The Disney star has come out as bisexual and shared his struggles with mental health and embracing his identity…
Former Disney star Karan Brar has come out as bisexual in an emotional essay that was published with Teen Vogue that touches on the the actor’s mental health and asking for help.
The 24-year-old actor is perhaps best known for playing Indian middle schooler Chirag Gupta in the Diary of A Wimpy Kid and the next two installments of the franchise, Rodrick Rules and Dog Days. He also played Ravi Ross in the popular Disney Channel series, Jessie, and its spinoff, Bunk’d. More recently, he’s been doing a lot of voice work, including playing Prince Veer in the Disney Junior cartoon Mira, Royal Detective, and voicing Sanjay “Jay” Tawde, a new version of Jason Todd, in the DC Elseworlds animated movie Batman: The Doom That Came to Gotham.
In the vulnerable and inspiring piece, Brar talks about moving out of his parents’ place – something that was difficult for him as an Indian-American – and how that ultimately led to him coming out to friends. He also details how his career had strained his relationship with his parents and led him to compartmentalize much of his life.
“There was public Karan and private Karan,” he says in the essay. “Both were real, but trying to hold them in one body was proving to be too much.”
In 2019, Brar moved in with his fellow Disney actors Cameron Boyce and Sophie Reynolds. In the essay he recalls a night he was drunk and he came out as bisexual to his roommates, fearing that it would forever change how they saw him.
“The moment the words left my mouth, I regretted it. I could barely see straight, but I ended up trying to do some damage control anyway,” he wrote. Brar then offered to move out, but said his roommates “interrupted me by hugging me from behind. Again, I told them I should move out. They told me I was being stupid. I told them I’d cover for them if people asked why we didn’t live together anymore. They said to shut the fuck up. I told them that they probably hated me. They said my bisexuality changed nothing for them.”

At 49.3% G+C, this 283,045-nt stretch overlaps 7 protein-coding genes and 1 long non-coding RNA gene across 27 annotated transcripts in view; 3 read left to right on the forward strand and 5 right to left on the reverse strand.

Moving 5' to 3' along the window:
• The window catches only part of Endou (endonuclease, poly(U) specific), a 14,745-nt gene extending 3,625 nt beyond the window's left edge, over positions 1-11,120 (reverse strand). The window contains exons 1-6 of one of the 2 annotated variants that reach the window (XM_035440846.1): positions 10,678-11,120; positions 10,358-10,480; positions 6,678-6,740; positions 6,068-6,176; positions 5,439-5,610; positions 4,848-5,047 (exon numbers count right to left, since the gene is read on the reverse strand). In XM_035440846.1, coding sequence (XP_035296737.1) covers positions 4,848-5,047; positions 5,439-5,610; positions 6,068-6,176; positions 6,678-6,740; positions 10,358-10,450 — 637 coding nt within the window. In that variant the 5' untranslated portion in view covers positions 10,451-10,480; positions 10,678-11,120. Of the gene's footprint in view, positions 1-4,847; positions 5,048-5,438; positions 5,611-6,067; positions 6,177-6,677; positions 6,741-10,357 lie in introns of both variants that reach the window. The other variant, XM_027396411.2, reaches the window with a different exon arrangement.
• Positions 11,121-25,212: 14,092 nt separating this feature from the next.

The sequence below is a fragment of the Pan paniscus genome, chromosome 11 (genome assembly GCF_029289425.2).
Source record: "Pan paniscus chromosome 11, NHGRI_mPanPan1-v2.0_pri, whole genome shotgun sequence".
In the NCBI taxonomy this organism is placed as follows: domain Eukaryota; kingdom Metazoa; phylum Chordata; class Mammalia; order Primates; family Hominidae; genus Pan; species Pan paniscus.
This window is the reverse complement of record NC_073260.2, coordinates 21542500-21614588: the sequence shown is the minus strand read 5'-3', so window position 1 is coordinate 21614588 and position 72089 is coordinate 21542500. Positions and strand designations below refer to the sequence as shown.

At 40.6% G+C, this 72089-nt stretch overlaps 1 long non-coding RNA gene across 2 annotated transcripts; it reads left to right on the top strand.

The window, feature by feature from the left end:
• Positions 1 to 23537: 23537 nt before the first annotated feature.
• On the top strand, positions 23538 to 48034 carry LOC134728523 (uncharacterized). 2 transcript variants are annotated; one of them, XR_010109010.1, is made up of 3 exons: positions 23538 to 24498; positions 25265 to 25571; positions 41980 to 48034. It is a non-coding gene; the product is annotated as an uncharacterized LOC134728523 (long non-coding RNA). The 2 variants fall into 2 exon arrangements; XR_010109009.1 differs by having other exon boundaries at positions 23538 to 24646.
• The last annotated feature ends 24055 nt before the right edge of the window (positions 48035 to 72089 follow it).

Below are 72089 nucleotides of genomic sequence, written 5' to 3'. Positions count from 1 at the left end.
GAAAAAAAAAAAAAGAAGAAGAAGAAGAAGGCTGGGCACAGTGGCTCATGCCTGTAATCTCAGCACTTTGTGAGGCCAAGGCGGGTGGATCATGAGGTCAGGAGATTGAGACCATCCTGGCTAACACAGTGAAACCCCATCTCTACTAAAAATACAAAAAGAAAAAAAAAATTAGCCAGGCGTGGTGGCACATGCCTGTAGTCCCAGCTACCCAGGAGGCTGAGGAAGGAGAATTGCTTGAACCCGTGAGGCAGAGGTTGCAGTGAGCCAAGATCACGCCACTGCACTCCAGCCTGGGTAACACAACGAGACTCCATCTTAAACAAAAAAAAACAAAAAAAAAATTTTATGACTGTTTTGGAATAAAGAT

“This was the first time in years that I wasn’t hiding anything from them; instead, they were seeing the most authentic version of me,” Brar writes. “I finally gave up and accepted that they loved me as I am, as I’ve been, and as I’m going to be. This was a crisp picture of what unconditional love looked like.”
Unfortunately, Boyce died shortly after due to complications from epilepsy. Brar said his friend’s death and other life stressors started to take their toll on him, and soon he was suicidal. Thankfully, he was able to admit himself into an inpatient treatment center.
Now, three years later, Brar says he’s doing much better.
“While in treatment, I was diagnosed with Post Traumatic Stress Disorder (PTSD) and Major Depressive Disorder,” he said. “It’s been ages since I’ve experienced a PTSD symptom, so much so that I don’t think I even meet the criteria for the diagnosis anymore. My depression has been in remission for some time, and with the help of my medication, I’m finding my emotions to be much more manageable. I’m no longer drowning in the grief of losing Cameron. Rather, I’m in acceptance of grief being an ever changing experience I just have to see through.”
In sharing his piece on Instagram, Brar writers, “This essay encompasses the challenging moments that have led me to rebuild and rediscover who I am on a fundamental level. From coming out of the closet, to making the difficult decision of admitting myself into mental health treatment—here’s a clearer look at the person I am today.”